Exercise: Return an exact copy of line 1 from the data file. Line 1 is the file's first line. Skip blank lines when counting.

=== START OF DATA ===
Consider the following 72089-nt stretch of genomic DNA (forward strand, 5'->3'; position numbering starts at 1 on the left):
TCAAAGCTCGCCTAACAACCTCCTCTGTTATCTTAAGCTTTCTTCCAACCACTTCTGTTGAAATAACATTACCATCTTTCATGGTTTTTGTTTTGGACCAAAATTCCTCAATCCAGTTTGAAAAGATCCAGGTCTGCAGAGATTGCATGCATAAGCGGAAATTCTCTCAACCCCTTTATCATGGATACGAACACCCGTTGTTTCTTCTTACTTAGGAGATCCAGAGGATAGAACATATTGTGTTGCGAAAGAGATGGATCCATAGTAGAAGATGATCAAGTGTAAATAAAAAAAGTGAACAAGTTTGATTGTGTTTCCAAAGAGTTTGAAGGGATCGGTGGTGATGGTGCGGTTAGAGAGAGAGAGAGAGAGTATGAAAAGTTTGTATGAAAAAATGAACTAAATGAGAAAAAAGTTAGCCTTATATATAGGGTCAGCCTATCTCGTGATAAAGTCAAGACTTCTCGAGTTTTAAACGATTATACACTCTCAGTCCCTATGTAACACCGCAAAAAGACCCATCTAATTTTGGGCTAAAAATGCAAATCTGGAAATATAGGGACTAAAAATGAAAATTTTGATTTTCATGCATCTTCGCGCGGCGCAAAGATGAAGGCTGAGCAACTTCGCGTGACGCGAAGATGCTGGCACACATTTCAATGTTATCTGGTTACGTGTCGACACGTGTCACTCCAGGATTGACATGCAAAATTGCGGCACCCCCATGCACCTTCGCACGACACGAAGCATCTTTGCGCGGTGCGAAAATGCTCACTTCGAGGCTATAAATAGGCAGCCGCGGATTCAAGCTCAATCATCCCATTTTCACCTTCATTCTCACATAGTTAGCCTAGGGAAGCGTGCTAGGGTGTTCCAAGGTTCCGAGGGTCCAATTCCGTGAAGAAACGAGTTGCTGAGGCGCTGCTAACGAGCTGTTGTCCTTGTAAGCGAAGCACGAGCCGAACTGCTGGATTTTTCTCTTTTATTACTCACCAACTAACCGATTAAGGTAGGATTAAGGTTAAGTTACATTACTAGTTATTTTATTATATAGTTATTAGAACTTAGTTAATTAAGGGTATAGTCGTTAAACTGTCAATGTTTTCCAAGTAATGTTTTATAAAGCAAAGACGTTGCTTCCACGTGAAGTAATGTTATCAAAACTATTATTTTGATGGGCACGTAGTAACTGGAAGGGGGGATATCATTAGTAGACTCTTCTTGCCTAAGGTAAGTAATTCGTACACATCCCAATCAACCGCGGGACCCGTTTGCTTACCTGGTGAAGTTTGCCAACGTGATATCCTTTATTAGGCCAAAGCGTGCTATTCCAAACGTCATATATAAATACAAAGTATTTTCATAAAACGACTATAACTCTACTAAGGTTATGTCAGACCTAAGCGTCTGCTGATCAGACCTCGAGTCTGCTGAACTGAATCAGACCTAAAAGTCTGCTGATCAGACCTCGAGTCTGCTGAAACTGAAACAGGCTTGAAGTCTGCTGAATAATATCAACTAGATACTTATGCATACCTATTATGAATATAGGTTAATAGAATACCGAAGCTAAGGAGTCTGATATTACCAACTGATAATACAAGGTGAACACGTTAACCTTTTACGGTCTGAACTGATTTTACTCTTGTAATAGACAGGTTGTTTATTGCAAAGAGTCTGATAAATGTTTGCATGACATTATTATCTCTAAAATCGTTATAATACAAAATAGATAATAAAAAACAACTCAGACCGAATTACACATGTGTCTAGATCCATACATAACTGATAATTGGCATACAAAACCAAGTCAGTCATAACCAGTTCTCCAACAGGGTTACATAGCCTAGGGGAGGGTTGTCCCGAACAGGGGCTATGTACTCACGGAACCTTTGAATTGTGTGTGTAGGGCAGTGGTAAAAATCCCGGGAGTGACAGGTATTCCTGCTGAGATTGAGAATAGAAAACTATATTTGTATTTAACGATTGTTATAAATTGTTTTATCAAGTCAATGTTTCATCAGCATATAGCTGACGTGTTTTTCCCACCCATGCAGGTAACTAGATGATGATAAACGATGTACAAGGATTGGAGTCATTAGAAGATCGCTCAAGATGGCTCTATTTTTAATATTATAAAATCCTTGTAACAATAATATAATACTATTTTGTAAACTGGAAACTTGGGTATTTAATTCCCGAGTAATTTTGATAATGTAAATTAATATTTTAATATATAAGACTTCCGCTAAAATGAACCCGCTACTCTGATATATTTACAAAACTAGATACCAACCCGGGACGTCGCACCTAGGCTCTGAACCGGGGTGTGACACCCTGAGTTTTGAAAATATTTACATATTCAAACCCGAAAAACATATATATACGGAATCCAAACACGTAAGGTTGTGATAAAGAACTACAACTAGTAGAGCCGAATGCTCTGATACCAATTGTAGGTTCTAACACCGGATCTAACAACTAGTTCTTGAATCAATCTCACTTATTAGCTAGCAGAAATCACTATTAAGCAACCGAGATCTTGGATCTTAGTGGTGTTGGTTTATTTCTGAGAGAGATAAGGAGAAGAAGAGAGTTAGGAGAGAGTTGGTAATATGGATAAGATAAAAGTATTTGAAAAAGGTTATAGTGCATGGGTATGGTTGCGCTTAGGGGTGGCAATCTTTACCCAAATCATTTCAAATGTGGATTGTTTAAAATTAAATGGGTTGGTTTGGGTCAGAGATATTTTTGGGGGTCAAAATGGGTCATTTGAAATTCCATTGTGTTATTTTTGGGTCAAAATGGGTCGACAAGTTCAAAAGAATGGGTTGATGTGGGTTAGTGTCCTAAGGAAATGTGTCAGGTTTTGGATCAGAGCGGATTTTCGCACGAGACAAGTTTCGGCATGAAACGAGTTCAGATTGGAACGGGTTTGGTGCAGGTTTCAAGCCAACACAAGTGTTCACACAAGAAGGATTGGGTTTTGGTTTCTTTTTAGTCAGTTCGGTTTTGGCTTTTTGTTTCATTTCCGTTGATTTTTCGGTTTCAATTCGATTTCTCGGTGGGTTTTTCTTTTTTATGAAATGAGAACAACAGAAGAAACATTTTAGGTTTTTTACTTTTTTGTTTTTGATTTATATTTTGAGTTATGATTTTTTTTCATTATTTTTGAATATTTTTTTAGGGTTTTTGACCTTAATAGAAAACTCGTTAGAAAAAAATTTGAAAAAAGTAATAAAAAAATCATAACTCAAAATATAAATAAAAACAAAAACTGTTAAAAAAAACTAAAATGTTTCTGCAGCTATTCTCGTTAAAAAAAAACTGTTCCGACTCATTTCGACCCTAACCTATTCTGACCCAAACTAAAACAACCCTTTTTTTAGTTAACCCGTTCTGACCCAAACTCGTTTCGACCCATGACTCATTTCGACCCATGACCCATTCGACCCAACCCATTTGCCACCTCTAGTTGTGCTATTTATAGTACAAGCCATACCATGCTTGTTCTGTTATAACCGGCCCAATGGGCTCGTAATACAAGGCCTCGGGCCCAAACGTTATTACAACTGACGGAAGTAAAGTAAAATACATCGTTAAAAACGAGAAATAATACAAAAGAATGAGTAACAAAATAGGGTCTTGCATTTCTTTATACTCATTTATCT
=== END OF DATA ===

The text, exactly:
Consider the following 72089-nt stretch of genomic DNA (forward strand, 5'->3'; position numbering starts at 1 on the left):